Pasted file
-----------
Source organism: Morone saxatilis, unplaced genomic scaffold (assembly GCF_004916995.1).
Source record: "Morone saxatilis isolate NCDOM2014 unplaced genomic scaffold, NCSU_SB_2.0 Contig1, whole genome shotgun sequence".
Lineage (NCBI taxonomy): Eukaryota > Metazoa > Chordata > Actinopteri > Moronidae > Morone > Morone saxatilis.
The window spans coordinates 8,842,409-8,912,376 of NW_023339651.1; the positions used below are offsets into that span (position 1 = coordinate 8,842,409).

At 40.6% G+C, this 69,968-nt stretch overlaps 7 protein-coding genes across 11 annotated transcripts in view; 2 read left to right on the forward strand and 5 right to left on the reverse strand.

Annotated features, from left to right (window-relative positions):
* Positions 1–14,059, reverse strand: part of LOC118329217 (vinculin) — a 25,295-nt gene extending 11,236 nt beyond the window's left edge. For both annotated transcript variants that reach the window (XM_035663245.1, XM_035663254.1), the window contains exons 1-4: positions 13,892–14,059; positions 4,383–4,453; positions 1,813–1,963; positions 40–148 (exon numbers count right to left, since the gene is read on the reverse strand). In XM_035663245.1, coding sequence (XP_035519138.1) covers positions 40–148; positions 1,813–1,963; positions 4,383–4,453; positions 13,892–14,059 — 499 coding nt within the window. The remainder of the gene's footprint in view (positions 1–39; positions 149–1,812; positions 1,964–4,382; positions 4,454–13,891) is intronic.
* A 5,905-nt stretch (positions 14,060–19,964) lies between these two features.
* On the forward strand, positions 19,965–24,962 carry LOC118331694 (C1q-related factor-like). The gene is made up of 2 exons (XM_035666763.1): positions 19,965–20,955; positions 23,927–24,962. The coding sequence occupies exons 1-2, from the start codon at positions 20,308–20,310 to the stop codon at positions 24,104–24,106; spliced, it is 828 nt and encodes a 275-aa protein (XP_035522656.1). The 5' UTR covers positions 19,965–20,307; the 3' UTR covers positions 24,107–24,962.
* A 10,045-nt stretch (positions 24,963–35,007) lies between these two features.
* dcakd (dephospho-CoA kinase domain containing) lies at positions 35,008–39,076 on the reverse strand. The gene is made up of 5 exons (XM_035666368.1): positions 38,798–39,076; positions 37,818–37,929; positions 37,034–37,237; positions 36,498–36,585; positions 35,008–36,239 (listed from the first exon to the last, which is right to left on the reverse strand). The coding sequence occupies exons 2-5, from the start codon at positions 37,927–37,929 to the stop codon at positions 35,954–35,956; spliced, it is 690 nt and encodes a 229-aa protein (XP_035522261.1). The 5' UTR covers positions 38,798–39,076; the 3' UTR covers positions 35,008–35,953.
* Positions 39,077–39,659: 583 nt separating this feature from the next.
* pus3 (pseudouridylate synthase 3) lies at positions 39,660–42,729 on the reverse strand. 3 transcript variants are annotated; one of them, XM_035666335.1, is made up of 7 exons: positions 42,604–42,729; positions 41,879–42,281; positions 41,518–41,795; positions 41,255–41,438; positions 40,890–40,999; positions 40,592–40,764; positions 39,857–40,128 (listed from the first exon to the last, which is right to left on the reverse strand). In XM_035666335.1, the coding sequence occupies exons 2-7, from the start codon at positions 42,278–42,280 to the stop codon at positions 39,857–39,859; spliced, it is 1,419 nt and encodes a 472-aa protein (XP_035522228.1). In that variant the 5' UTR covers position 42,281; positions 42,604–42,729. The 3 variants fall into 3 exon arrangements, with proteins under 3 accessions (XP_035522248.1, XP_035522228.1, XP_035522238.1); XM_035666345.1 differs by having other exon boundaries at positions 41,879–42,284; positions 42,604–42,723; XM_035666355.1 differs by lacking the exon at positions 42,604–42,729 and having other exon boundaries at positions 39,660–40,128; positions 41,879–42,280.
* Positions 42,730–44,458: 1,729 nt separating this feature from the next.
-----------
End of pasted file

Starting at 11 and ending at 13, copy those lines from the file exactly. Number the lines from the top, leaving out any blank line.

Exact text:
* dcakd (dephospho-CoA kinase domain containing) lies at positions 35,008–39,076 on the reverse strand. The gene is made up of 5 exons (XM_035666368.1): positions 38,798–39,076; positions 37,818–37,929; positions 37,034–37,237; positions 36,498–36,585; positions 35,008–36,239 (listed from the first exon to the last, which is right to left on the reverse strand). The coding sequence occupies exons 2-5, from the start codon at positions 37,927–37,929 to the stop codon at positions 35,954–35,956; spliced, it is 690 nt and encodes a 229-aa protein (XP_035522261.1). The 5' UTR covers positions 38,798–39,076; the 3' UTR covers positions 35,008–35,953.
* Positions 39,077–39,659: 583 nt separating this feature from the next.
* pus3 (pseudouridylate synthase 3) lies at positions 39,660–42,729 on the reverse strand. 3 transcript variants are annotated; one of them, XM_035666335.1, is made up of 7 exons: positions 42,604–42,729; positions 41,879–42,281; positions 41,518–41,795; positions 41,255–41,438; positions 40,890–40,999; positions 40,592–40,764; positions 39,857–40,128 (listed from the first exon to the last, which is right to left on the reverse strand). In XM_035666335.1, the coding sequence occupies exons 2-7, from the start codon at positions 42,278–42,280 to the stop codon at positions 39,857–39,859; spliced, it is 1,419 nt and encodes a 472-aa protein (XP_035522228.1). In that variant the 5' UTR covers position 42,281; positions 42,604–42,729. The 3 variants fall into 3 exon arrangements, with proteins under 3 accessions (XP_035522248.1, XP_035522228.1, XP_035522238.1); XM_035666345.1 differs by having other exon boundaries at positions 41,879–42,284; positions 42,604–42,723; XM_035666355.1 differs by lacking the exon at positions 42,604–42,729 and having other exon boundaries at positions 39,660–40,128; positions 41,879–42,280.